My 3 yr old daughter has an egg and peanut allergy. It has been an educational and tough experience in dealing with my daughter’s allergies, keeping her safe, and working with her caretakers and friends and family to make sure she is protected.
I have found some hardships in sharing how to protect her from her allergies with our close friends and family. Most of the time they think I am overreacting or being too paranoid about checking the food to keep her safe.
But they don’t realize the extraneous dangers. They don’t live our days. Birthday parties, Christmas stockings, Easter egg hunts, Halloween parties are all just events that they attend without a thought of danger for their kids. I see danger in every class party, in every holiday event, in every bite of food. Which is why we need to respect every bite.
They don’t see my daughter’s sad face when she is left out of a “food art” project at school or when she can’t eat a birthday cupcake in her class from another student. They don’t see their child’s pain from being left out or perceived as different due to her food allergy.
They don’t panic when traveling and planning meals. They don’t have to locate the hospitals before going places. They don’t overhear their daughter about baking peanut free cookies so they are safe for her and her stuffed animal to eat. And her asking at every meal “does this have nuts or eggs in it?” which is a wise question for someone so young.
There is so much education that we have to share and give to our community. It’s so more than just “not giving our child a peanut butter sandwich” and that is why I am so glad that Food Allergy Kids of Atlanta is here.
If you or a loved one has recently been diagnosed with a food allergy, you are not alone.
Food Allergy Kids of Atlanta was created to support families who manage food allergies, educate those who care for our children, and create a safer environment in the local area for food allergic individuals.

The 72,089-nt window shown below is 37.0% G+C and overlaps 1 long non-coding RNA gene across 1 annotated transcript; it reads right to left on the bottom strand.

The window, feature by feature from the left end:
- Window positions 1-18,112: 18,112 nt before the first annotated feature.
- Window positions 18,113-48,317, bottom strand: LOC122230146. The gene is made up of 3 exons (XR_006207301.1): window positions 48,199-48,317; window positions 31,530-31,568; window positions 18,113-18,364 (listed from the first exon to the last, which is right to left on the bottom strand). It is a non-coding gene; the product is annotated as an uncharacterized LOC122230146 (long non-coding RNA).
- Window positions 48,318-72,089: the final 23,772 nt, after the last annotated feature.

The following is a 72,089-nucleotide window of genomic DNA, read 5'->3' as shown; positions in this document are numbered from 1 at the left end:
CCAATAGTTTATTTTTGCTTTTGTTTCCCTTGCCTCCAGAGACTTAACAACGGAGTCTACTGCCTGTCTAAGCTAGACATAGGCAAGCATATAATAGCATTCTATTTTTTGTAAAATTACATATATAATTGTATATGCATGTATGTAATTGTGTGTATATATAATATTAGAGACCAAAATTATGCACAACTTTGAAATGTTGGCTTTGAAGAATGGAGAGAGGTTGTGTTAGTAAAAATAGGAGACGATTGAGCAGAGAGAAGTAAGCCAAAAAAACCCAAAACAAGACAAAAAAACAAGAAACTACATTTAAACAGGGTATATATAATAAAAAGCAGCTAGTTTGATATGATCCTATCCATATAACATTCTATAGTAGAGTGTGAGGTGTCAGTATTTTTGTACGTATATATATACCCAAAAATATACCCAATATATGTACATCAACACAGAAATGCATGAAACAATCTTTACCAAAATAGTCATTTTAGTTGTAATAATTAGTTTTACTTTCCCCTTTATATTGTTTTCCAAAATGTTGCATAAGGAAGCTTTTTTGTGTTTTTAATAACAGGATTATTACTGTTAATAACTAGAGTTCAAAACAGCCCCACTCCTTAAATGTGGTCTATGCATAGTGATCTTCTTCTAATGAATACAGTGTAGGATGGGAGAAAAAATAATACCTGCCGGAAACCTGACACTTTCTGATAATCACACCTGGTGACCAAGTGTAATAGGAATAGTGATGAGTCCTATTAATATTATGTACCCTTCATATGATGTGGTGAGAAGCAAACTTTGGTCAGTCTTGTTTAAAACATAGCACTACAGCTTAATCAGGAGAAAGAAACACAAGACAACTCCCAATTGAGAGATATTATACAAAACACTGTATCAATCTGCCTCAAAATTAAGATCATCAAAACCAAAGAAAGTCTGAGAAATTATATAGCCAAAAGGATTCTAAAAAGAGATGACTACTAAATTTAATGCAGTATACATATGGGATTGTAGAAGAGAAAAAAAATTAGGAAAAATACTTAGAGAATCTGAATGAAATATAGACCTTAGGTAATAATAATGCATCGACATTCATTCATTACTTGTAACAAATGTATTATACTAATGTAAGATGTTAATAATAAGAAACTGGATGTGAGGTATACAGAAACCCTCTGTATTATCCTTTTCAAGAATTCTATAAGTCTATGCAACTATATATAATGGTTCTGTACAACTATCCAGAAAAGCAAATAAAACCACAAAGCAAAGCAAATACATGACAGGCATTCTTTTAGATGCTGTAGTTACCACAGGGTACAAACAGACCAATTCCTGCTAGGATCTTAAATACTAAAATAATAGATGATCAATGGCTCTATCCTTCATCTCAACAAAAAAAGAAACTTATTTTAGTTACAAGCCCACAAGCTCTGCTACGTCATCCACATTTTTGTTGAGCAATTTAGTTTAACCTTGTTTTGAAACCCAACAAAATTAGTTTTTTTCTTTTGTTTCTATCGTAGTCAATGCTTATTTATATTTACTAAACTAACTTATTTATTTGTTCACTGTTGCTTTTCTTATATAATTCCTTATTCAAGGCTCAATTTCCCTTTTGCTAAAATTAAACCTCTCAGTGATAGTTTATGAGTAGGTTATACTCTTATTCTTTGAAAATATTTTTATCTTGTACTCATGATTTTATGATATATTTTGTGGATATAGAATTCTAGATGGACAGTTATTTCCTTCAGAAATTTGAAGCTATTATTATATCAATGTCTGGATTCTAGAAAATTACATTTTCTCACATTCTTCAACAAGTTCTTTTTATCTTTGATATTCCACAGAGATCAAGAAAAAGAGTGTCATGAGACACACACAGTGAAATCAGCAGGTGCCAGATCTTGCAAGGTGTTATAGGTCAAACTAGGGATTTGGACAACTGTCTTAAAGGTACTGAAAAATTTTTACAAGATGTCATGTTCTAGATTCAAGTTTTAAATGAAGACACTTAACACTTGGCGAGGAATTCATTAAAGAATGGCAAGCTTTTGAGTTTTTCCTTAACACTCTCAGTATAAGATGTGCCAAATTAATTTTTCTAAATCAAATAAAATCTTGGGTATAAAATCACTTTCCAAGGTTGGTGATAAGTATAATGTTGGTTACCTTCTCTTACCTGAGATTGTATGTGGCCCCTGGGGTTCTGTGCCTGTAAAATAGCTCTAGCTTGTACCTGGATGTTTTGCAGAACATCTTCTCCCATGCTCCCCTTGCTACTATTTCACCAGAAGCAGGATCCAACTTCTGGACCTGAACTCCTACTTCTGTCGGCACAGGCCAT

We are parents of food allergic children and advocates in our community, raising awareness on the importance of food allergy prevention and the seriousness in food allergy reactions.
Food Allergy is an immune system response. It occurs when the body mistakes an ingredient in food — usually a protein — as harmful and creates a defense system (antibodies) to fight it. Food allergy symptoms develop when the antibodies are battling the “invading” food.
Symptoms of a food allergy can range from mild to severe, and the amount of food necessary to trigger a reaction varies from person to person and can even be triggered by just a trace amount of an allergy-causing food. Symptoms of a food allergy may include:
Rash or hives
Shortness of breath
Swelling of the airways to the lungs
Anaphylaxis (a severe or life-threatening allergic reaction)
“There is no cure for food allergies.”
“Food allergies are increasing.”
“To successfully manage a food allergy, ones diet and lifestyle must change.”
“About 12 million (1 in 25) Americans have a food allergy…children are the largest group affected.”
“Peanut allergy in children doubled in a 5-year period from 1997-2002″
“Teens account for almost half of food allergy fatalities. Ages 10 thru 29 account for three quarters.”
“Impact is broad: family, friends, classmates, etc..”
“Fear and anxiety are common among parents of children with food allergies. Parents live each day knowing that just one bite of the wrong food could cause a potentially fatal reaction”
Together we can…….
Educate, Advocate, and Support
The above information was gathered from the following resources:
Also, join us for the Food Allergy Walk in Atlanta on October 2. Money raised will help research food allergies and anaphylaxis of which there is currently no cure. There is also a blog about the walk. There will be lots of fun festivities after the walk in Dunwoody, GA as well.
My 18 month old daughter had a reaction this week to peanut butter. We think she has a food allergy and went to the doctor. He prescribed an epi-pen for emergency and told us to restrict feeding her any nuts at all and get a blood test when she turns 3. I still want to go to an allergist and get an opinion from a specialist.
I did some research for first time parents with children with food allergies – here are some great links:
New diagnosis (great web site – Parenting a Child with a Food Allergy)
Food Allergy & Anaphylaxis Network (FAAN)
Kids with Food Allergies
MedicAlert Food Allergy Resources
Good luck and I will post as I discover things.